Past portrayals of Native American or Indigenous comic book superheroes would often follow the same checklist — mystical powers, an ability to talk to animals and a costume of either a headdress or a loincloth.
“Poor research was done. They were just going off of TV and film,” said artist Jeffrey Veregge of the Port Gamble S’Klallam Tribe in Washington state. One of his biggest complaints is that mainstream “heroes from every place else had actual costumes" while Native characters weren't represented well.
Growing up reading comic books on his tribe's land outside Seattle, Veregge related more with non-Native heroes like Iron Man or Spider-Man. Now, he's “living a dream,” overseeing a Marvel comic book about Native stories told by Native people.
Marvel Comics announced this month that it's assembled Native artists and writers for “Marvel Voices: Indigenous Voices #1,” an anthology that will revisit some of its Native characters. It's timed for release during Native American History Month in November.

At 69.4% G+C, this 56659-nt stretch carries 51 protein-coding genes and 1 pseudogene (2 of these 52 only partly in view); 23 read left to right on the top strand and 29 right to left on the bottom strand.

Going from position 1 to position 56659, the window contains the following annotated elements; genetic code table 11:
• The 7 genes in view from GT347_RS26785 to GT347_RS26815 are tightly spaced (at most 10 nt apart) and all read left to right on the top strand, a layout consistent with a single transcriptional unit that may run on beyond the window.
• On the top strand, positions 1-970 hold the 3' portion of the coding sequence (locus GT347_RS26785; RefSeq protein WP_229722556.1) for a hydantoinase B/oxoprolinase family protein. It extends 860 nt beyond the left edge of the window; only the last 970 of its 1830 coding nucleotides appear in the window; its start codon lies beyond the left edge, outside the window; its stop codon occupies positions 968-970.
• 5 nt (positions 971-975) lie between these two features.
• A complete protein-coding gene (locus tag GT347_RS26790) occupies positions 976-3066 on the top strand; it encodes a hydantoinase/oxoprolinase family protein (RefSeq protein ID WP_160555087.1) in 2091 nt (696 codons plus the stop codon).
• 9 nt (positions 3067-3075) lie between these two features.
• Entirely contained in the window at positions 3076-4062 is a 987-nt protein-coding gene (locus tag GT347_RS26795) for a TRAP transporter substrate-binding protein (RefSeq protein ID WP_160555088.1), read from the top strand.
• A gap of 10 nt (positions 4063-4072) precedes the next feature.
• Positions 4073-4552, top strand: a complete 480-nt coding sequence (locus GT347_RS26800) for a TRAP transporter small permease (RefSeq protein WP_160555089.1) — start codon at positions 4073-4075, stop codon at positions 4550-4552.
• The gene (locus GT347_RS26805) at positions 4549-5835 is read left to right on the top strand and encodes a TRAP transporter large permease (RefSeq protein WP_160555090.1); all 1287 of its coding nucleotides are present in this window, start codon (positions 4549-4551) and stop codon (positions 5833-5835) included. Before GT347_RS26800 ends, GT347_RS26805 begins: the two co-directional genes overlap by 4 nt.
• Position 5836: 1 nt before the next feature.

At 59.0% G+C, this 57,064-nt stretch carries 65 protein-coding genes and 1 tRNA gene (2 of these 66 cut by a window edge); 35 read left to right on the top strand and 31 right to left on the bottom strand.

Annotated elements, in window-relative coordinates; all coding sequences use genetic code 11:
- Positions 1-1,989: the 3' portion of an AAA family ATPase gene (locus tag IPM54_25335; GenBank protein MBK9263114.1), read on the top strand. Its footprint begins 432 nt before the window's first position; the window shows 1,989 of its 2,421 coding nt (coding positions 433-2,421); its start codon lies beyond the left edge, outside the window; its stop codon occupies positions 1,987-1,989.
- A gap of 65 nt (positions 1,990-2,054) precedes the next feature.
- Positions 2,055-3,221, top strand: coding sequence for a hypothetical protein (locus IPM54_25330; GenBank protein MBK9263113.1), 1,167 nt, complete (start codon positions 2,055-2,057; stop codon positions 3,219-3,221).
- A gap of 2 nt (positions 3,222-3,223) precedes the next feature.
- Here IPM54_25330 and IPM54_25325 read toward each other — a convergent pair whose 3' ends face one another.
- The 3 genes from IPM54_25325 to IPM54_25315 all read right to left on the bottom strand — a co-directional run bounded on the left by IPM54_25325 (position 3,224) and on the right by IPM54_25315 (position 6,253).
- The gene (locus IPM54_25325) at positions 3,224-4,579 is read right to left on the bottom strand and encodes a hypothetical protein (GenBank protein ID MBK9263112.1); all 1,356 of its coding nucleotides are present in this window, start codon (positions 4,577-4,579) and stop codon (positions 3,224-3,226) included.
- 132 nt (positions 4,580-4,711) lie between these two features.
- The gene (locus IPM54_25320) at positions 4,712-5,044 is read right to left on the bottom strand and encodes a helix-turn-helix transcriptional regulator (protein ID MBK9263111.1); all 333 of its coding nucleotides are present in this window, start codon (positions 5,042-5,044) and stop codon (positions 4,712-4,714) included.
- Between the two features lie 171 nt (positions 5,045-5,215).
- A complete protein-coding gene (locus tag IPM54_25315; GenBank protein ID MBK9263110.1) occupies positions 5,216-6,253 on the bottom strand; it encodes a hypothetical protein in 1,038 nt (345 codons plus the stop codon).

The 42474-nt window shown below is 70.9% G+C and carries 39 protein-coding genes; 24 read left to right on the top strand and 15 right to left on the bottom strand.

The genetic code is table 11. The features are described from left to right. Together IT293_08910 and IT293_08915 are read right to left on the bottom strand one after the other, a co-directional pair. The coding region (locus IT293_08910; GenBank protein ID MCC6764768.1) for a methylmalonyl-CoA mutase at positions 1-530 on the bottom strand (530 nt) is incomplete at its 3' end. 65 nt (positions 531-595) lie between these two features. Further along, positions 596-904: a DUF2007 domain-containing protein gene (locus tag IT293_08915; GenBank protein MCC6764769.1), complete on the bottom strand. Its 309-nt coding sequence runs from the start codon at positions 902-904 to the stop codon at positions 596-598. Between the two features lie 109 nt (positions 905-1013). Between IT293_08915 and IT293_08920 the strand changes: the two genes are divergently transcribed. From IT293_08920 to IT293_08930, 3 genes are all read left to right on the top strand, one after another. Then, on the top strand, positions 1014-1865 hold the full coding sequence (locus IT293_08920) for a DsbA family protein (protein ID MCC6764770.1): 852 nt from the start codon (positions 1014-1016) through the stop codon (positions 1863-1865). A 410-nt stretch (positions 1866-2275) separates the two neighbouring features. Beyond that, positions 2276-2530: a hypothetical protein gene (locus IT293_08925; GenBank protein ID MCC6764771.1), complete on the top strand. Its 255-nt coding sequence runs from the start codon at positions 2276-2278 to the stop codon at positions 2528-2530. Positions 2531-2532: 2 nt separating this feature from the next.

Native comic book fans hope it's a new start for authentic representation in mainstream superhero fare. Marvel says the project was planned long before the nation's reckoning over racial injustice, which has prompted changes including the Washington NFL team dropping its decades-old Redskins mascot.
“It’s correcting a problem that started a long time ago,” Veregge said of the comic book project.
Veregge, who has drawn more than 100 covers for Marvel and other major comic book publishers, was a natural fit to lead the project. In February, he wrapped up an exhibit at the Smithsonian National Museum of the American Indian in New York City. “Of Gods and Heroes” was his interpretation of Marvel protagonists like Black Panther and Thor, integrating shapes and lines inspired by tribal art styles.
“You want to make sure people recognize the characters themselves, but I also want them to see it’s a Native voice behind that,” Veregge said.